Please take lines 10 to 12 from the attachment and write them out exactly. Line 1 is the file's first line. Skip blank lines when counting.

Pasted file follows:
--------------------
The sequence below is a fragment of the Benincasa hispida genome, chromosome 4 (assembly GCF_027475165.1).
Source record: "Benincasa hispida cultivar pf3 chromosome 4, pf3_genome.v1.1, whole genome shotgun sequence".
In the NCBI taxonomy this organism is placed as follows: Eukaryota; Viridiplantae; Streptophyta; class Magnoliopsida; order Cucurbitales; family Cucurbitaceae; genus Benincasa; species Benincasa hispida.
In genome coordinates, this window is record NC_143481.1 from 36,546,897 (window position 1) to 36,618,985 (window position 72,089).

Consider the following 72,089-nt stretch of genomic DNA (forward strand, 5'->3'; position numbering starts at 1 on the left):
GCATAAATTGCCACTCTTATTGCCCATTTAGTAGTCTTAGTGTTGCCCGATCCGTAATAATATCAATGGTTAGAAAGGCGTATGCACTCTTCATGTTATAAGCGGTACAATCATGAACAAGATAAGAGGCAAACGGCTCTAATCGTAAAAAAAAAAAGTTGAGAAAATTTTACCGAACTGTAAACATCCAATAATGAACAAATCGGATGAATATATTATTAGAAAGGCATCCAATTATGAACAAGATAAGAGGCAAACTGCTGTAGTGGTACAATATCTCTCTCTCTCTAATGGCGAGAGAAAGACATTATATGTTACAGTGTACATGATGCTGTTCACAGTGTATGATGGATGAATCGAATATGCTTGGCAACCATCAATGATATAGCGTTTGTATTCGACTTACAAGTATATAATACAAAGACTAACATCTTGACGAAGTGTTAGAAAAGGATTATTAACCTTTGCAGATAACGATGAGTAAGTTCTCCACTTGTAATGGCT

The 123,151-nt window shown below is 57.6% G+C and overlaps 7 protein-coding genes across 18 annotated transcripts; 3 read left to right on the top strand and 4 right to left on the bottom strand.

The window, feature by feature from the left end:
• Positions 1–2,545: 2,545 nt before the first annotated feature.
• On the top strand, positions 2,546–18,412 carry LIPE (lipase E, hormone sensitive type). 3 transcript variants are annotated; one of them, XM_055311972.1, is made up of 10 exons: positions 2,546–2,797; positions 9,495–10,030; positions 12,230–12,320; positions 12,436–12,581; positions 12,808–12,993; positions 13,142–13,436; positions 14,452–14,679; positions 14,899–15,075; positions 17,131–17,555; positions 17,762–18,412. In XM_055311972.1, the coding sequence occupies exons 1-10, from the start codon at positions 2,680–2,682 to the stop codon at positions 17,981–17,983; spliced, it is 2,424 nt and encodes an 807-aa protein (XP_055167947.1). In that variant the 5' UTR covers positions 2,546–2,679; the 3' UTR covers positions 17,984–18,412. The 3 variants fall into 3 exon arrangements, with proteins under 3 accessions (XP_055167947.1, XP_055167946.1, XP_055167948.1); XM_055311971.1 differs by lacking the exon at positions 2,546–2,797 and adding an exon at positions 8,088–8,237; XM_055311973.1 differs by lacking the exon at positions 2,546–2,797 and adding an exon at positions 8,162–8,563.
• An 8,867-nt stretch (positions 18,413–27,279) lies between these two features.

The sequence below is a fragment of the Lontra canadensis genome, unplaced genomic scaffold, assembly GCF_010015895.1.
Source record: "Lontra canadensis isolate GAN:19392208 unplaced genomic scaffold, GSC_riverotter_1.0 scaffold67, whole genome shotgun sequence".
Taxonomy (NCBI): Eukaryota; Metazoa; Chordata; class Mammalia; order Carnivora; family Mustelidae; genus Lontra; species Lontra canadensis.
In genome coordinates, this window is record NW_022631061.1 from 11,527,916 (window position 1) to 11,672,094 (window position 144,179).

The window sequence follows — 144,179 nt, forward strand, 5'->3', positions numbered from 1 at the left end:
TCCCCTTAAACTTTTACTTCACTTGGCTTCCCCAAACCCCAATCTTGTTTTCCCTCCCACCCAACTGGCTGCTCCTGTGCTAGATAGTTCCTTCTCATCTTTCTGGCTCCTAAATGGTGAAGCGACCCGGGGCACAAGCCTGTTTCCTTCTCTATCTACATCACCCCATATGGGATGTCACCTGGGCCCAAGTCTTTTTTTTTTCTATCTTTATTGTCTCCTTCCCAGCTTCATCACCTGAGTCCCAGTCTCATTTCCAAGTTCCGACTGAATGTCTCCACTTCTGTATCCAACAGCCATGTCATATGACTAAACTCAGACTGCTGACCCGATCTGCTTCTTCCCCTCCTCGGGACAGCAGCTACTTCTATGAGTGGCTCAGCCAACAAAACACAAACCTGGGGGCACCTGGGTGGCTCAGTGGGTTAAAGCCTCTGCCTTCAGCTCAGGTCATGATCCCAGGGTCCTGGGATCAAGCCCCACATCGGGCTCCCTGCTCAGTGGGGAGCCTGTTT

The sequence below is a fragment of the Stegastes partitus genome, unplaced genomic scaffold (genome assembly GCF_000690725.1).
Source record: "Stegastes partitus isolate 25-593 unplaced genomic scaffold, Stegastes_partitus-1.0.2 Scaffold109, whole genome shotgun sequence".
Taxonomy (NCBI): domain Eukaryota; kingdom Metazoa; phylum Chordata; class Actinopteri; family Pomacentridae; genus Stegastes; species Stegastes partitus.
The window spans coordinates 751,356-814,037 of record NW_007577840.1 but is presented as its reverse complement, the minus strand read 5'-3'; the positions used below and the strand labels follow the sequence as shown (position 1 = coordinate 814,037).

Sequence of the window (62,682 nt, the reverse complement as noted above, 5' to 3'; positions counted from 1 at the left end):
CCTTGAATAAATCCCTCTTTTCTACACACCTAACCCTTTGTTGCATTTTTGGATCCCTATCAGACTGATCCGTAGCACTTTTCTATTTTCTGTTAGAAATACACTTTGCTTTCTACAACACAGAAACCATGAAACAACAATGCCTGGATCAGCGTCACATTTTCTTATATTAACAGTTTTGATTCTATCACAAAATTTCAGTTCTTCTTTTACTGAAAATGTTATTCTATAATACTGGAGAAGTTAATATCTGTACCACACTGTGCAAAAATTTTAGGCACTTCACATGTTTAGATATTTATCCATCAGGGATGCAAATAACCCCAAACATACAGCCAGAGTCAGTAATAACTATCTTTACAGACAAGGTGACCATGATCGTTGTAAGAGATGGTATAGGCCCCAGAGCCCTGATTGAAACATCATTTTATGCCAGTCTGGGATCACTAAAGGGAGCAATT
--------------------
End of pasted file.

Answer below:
• On the top strand, positions 2,546–18,412 carry LIPE (lipase E, hormone sensitive type). 3 transcript variants are annotated; one of them, XM_055311972.1, is made up of 10 exons: positions 2,546–2,797; positions 9,495–10,030; positions 12,230–12,320; positions 12,436–12,581; positions 12,808–12,993; positions 13,142–13,436; positions 14,452–14,679; positions 14,899–15,075; positions 17,131–17,555; positions 17,762–18,412. In XM_055311972.1, the coding sequence occupies exons 1-10, from the start codon at positions 2,680–2,682 to the stop codon at positions 17,981–17,983; spliced, it is 2,424 nt and encodes an 807-aa protein (XP_055167947.1). In that variant the 5' UTR covers positions 2,546–2,679; the 3' UTR covers positions 17,984–18,412. The 3 variants fall into 3 exon arrangements, with proteins under 3 accessions (XP_055167947.1, XP_055167946.1, XP_055167948.1); XM_055311971.1 differs by lacking the exon at positions 2,546–2,797 and adding an exon at positions 8,088–8,237; XM_055311973.1 differs by lacking the exon at positions 2,546–2,797 and adding an exon at positions 8,162–8,563.
• An 8,867-nt stretch (positions 18,413–27,279) lies between these two features.

The sequence below is a fragment of the Lontra canadensis genome, unplaced genomic scaffold, assembly GCF_010015895.1.